**Step 2: **You have two methods to insert a new chart and a chart editor. The first one involves pressing the “**Insert Chart” button** on the shortcut bar. It’s the easiest way to make a chart.

The other method—the relatively longer, harder one—involves going to the “**Insert**” menu and selecting “**Chart**” as your option or feature of choice.

**Step 3: **You should now end up getting some sort of graph for the data as you open the Chart editor. In my case, I got a column chart. All I need to do is change the chart type to bar graph.

**Step 4: **Go to “**Chart type**” and select “**Bar chart**” (Bar graph) in order to change the type of chart. My column chart has now turned into a bar chart at the click of a drop-down menu.

**Step 5: **You should now have your fresh new data set end up as a new bar graph. You also have loads of bar graph types to choose from.

For example, this is the basic bar chart or graph that outlines my sudden burst of productivity in November and December of 2019.

Here’s the stacked bar chart or graph. Additional data is needed to make a stacked bar chart work. Therefore, I included my output for 2020 and 2021. 2021 was a particularly productive year, and for some reason, I’m most productive every November.

As for the 100% stacked bar chart or graph, it deals more with comparative percentages relative to each month or category. You can access the 100% stacked bar chart by the “**Chart type**” drop-down menu or by the “**Stacking**” drop-down menu.

The highest percentage is the one with the biggest magnitude and the lower amounts are compared to this percentage.

The “**Stacking**” dropdown menu asks you whether you want **“None”, “Standard”, or “100%”** stacking. Here’s what the “**None**” option looks like. “**Standard**” looks like the stacked bar graph and “**100%**” looks like the “**100% stacked bar graph**“.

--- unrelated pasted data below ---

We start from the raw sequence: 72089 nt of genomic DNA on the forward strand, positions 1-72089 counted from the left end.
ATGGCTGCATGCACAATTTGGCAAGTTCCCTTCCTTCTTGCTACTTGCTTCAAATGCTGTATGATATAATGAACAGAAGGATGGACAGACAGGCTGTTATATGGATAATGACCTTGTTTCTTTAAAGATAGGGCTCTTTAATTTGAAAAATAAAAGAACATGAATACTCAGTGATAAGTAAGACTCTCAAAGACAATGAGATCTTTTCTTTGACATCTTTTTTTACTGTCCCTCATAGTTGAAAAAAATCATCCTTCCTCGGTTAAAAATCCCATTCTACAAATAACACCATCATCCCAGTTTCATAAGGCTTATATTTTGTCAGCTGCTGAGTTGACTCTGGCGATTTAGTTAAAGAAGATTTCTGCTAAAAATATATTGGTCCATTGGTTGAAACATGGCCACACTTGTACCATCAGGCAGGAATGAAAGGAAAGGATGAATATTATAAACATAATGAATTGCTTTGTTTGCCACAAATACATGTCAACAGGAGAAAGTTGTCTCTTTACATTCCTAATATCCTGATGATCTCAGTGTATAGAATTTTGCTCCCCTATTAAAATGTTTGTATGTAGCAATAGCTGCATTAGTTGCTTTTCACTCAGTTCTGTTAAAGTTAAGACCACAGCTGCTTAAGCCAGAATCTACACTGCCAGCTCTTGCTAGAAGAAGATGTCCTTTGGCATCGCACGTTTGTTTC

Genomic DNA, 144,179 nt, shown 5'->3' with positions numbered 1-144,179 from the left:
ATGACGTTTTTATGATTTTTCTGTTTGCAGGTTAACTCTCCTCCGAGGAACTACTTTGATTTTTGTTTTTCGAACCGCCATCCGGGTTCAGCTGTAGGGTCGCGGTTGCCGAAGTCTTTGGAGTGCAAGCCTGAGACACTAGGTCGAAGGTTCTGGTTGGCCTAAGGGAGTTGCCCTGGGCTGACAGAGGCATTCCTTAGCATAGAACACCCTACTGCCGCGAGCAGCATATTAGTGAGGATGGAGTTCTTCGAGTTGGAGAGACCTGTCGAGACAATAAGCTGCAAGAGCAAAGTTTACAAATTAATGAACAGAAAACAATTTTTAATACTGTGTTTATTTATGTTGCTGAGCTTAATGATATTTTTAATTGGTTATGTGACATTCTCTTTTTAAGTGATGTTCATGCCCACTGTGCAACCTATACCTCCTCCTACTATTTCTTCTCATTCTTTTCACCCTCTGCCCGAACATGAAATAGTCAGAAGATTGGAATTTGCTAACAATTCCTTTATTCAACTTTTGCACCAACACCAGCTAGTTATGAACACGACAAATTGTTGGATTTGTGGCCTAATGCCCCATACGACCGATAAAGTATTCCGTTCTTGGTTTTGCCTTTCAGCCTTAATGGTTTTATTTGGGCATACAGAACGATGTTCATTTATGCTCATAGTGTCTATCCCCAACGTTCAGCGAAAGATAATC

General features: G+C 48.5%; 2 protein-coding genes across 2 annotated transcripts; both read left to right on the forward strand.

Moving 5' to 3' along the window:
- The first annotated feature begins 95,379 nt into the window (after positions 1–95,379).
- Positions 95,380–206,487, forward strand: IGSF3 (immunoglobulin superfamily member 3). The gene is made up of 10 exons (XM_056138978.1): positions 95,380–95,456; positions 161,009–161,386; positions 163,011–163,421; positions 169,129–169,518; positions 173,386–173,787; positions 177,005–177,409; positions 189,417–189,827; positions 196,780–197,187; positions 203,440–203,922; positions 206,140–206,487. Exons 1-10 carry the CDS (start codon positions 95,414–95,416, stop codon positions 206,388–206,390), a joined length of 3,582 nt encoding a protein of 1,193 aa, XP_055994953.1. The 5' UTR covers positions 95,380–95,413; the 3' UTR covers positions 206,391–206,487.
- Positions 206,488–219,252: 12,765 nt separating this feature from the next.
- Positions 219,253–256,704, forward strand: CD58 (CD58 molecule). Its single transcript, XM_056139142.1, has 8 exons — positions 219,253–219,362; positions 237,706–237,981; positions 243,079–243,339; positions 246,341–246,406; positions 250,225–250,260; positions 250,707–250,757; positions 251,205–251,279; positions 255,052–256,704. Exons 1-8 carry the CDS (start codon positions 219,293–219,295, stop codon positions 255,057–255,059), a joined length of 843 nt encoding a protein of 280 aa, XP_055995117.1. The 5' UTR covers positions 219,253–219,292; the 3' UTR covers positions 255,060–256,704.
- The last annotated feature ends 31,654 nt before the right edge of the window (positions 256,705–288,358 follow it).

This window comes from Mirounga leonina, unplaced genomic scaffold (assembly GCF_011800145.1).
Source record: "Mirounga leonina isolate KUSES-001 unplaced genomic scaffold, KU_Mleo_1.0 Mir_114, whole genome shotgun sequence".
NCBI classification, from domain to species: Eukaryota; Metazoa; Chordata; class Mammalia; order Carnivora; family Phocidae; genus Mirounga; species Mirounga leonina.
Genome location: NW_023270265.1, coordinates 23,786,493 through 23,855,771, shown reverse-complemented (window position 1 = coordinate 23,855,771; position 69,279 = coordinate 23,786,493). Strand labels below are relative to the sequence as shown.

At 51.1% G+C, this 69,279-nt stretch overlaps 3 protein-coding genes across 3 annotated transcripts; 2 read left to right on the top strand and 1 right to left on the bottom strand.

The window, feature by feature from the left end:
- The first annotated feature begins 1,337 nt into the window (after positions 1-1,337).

Finally, go to the “**Customise**” or “**Customize**” tab in order to design your own style and aesthetics of bar graph.

You have a multitude of options to choose from, including changing the legend or which data point is assigned to what point in the chart.

## To Sum It Up

To sum it all up, in order to get a bar graph of your data set, just go to the “Insert” menu and select “Chart”. The shortcut bar on the graphical user interface of Google Sheets should also have an “Insert chart” button near the “Create a filter” and “Functions” buttons.

From there, select “Bar graph/chart” as the Chart type. You can also edit the chart type of an existing line graph or pie chart to become a bar graph if you wish.

Also make sure your data set is something that can benefit from a bar graph. Most line graphs can also be turned into bar graphs though, so what works with a line graph should also work with a bar graph.

**References:**

- David Petro, “Create a Bar Graph with Google Sheets“, YouTube, November 2, 2015
- John Bonini, “How to Create A Bar Graph (and more) in Google Sheets“, Databox.com, June 28, 2021
- Devon Delfino, “How to make a bar graph on Google Sheets in 5 simple steps, to make your spreadsheet data more digestible“, Business Insider, November 30, 2019